A Guide to the Fashion Terms Vintage and Retro
The terms vintage and retro are often used to describe fashion from the past. However, true vintage and retro items come from specific time periods. This article provides a brief guide to what the terms vintage and retro technically refer to.
The terms vintage and retro tend to be used very loosely. For example, 1960s fashion is often referred to as vintage, 1980s fashion is often referred to as retro, and 1950s fashion may be referred to as vintage and retro. On a technical fashion history level none of these statements is generally considered correct. However on a generic level these words are well used in these ways.
In many instances the terms vintage or retro are applied to broader periods of time than many fashion experts would agree to. There is also some debate between fashion experts as to when these terms are appropriate to use. The terms are rather ambiguous after all. For example, the Oxford dictionary refers to vintage as “denoting something from the past of high quality, especially something representing the best of its kind.” Based on this terminology a good quality garment from the 1980s could be classed as vintage. In fact, many people selling clothing from this time period do refer to it as vintage.
However, other fashion experts believe that true vintage items date from the 1920s through to the end of the 1950s. Think flapper fashion, Hollywood glamour and Dior’s New Look silhouette.
The general consensus of the fashion set is that retro fashion covers the period from the 1960s to end of the 1970s. In this belief system the 1980s don’t actual fall within either of these categories, they are simply a more recent historical fashion era that has been revived. The 1990s which are just beginning to be brought back also have no title. In time the period from 1980 through to 2000 may be given a name of its own.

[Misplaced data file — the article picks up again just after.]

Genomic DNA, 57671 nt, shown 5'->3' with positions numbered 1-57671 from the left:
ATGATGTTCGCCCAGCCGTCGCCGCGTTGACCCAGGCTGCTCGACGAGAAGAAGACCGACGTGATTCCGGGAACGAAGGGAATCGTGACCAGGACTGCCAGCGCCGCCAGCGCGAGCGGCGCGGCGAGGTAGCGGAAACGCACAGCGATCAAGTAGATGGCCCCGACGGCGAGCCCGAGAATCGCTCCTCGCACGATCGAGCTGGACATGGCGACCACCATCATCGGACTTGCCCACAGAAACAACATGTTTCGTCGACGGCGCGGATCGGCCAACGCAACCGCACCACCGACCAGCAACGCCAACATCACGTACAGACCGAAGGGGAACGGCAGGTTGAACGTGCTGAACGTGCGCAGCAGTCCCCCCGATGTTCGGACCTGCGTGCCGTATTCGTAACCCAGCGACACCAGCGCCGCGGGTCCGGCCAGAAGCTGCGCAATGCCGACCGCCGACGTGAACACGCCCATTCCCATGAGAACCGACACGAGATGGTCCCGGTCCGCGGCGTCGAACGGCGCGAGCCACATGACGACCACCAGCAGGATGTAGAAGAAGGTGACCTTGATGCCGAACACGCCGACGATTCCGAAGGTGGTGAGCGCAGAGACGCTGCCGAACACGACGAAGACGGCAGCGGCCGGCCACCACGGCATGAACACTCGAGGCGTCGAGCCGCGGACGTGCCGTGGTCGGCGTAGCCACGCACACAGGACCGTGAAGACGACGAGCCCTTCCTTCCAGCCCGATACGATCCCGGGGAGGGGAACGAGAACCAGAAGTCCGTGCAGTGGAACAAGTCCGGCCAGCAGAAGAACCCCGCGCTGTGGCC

In contrast, the Oxford dictionary says the term retro means an “imitative of a style or fashion from the recent past”. Some believe retro clothing therefore defines styles from the previous decade or earlier so in this case the 1980s and even the 1990s would be classed as retro. Others label something as retro if it imitates a style from any time past. For example, a copy of a 1950s style.
Does it really matter how we use these terms? In many instances it probably doesn’t, but there are certainly times when it pays to be mindful of the meanings. For example, if you are selling older fashion items it is a good idea to be specific about when they come from. Try to avoid just labeling them as vintage or retro, because this can create different expectations in different people’s minds.
When it comes to buying vintage or retro clothing make sure you find out whether the items are just generically being labeled as vintage or retro, or whether they truly come from a vintage or retro time period. This strongly influences how much you should be paying. For example, a true vintage item from the 1930s may be made from a natural fiber and be hand crafted and therefore genuinely worth more than say a 1980s replica piece that is synthetic and mass manufactured.
Adolphe, N. How to dress for success , Cosmopolitan Australia, March 2009, p.103.